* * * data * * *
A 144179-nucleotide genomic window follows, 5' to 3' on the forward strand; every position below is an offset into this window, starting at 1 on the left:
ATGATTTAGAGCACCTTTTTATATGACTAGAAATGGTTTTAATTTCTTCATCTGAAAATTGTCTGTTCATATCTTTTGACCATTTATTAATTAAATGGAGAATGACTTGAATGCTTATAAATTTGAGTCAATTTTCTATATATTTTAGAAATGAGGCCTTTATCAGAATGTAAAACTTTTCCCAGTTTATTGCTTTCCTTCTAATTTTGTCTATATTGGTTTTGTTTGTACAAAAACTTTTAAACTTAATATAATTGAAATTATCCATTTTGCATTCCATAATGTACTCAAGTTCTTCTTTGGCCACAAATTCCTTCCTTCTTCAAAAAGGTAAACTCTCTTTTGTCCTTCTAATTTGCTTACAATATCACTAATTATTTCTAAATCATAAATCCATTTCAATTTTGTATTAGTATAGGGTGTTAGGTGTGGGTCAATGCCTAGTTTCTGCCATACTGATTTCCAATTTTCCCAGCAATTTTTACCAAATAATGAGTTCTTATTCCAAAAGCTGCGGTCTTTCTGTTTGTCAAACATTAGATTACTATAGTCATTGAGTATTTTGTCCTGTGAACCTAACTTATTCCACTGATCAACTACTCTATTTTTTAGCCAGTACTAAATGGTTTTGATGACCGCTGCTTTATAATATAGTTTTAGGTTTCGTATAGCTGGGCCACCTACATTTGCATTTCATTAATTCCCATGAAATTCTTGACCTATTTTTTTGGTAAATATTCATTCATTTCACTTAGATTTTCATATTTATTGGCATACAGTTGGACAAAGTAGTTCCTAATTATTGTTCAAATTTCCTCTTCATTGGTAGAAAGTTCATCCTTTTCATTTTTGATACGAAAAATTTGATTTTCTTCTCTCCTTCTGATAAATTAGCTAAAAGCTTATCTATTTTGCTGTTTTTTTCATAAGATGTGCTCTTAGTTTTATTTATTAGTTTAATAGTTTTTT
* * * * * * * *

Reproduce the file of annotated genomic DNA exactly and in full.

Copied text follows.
A 144179-nucleotide genomic window follows, 5' to 3' on the forward strand; every position below is an offset into this window, starting at 1 on the left:
ATGATTTAGAGCACCTTTTTATATGACTAGAAATGGTTTTAATTTCTTCATCTGAAAATTGTCTGTTCATATCTTTTGACCATTTATTAATTAAATGGAGAATGACTTGAATGCTTATAAATTTGAGTCAATTTTCTATATATTTTAGAAATGAGGCCTTTATCAGAATGTAAAACTTTTCCCAGTTTATTGCTTTCCTTCTAATTTTGTCTATATTGGTTTTGTTTGTACAAAAACTTTTAAACTTAATATAATTGAAATTATCCATTTTGCATTCCATAATGTACTCAAGTTCTTCTTTGGCCACAAATTCCTTCCTTCTTCAAAAAGGTAAACTCTCTTTTGTCCTTCTAATTTGCTTACAATATCACTAATTATTTCTAAATCATAAATCCATTTCAATTTTGTATTAGTATAGGGTGTTAGGTGTGGGTCAATGCCTAGTTTCTGCCATACTGATTTCCAATTTTCCCAGCAATTTTTACCAAATAATGAGTTCTTATTCCAAAAGCTGCGGTCTTTCTGTTTGTCAAACATTAGATTACTATAGTCATTGAGTATTTTGTCCTGTGAACCTAACTTATTCCACTGATCAACTACTCTATTTTTTAGCCAGTACTAAATGGTTTTGATGACCGCTGCTTTATAATATAGTTTTAGGTTTCGTATAGCTGGGCCACCTACATTTGCATTTCATTAATTCCCATGAAATTCTTGACCTATTTTTTTGGTAAATATTCATTCATTTCACTTAGATTTTCATATTTATTGGCATACAGTTGGACAAAGTAGTTCCTAATTATTGTTCAAATTTCCTCTTCATTGGTAGAAAGTTCATCCTTTTCATTTTTGATACGAAAAATTTGATTTTCTTCTCTCCTTCTGATAAATTAGCTAAAAGCTTATCTATTTTGCTGTTTTTTTCATAAGATGTGCTCTTAGTTTTATTTATTAGTTTAATAGTTTTTT